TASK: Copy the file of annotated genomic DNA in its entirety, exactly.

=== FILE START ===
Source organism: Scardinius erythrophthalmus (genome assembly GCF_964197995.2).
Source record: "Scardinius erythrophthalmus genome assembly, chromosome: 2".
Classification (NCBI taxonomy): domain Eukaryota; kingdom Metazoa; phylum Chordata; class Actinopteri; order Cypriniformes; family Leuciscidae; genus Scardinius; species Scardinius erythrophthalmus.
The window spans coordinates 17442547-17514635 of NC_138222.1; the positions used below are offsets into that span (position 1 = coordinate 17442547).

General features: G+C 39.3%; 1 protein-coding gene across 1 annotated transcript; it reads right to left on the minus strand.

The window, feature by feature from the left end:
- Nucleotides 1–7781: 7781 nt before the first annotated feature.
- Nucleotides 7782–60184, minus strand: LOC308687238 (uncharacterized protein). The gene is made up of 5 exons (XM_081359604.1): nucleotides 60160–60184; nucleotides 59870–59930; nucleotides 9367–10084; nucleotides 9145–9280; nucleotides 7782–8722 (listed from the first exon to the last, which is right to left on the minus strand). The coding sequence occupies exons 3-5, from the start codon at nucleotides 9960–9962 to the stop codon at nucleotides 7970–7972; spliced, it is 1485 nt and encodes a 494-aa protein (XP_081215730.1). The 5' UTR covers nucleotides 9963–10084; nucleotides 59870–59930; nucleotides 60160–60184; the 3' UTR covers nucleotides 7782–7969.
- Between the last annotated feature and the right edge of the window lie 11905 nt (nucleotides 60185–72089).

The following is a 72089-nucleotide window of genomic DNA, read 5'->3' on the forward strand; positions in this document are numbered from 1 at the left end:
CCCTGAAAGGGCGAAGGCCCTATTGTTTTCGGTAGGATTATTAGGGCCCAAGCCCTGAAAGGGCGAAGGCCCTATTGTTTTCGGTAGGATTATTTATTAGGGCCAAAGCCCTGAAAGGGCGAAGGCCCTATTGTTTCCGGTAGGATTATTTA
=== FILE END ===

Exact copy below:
Source organism: Scardinius erythrophthalmus (genome assembly GCF_964197995.2).
Source record: "Scardinius erythrophthalmus genome assembly, chromosome: 2".
Classification (NCBI taxonomy): domain Eukaryota; kingdom Metazoa; phylum Chordata; class Actinopteri; order Cypriniformes; family Leuciscidae; genus Scardinius; species Scardinius erythrophthalmus.
The window spans coordinates 17442547-17514635 of NC_138222.1; the positions used below are offsets into that span (position 1 = coordinate 17442547).

General features: G+C 39.3%; 1 protein-coding gene across 1 annotated transcript; it reads right to left on the minus strand.

The window, feature by feature from the left end:
- Nucleotides 1–7781: 7781 nt before the first annotated feature.
- Nucleotides 7782–60184, minus strand: LOC308687238 (uncharacterized protein). The gene is made up of 5 exons (XM_081359604.1): nucleotides 60160–60184; nucleotides 59870–59930; nucleotides 9367–10084; nucleotides 9145–9280; nucleotides 7782–8722 (listed from the first exon to the last, which is right to left on the minus strand). The coding sequence occupies exons 3-5, from the start codon at nucleotides 9960–9962 to the stop codon at nucleotides 7970–7972; spliced, it is 1485 nt and encodes a 494-aa protein (XP_081215730.1). The 5' UTR covers nucleotides 9963–10084; nucleotides 59870–59930; nucleotides 60160–60184; the 3' UTR covers nucleotides 7782–7969.
- Between the last annotated feature and the right edge of the window lie 11905 nt (nucleotides 60185–72089).

The following is a 72089-nucleotide window of genomic DNA, read 5'->3' on the forward strand; positions in this document are numbered from 1 at the left end:
CCCTGAAAGGGCGAAGGCCCTATTGTTTTCGGTAGGATTATTAGGGCCCAAGCCCTGAAAGGGCGAAGGCCCTATTGTTTTCGGTAGGATTATTTATTAGGGCCAAAGCCCTGAAAGGGCGAAGGCCCTATTGTTTCCGGTAGGATTATTTA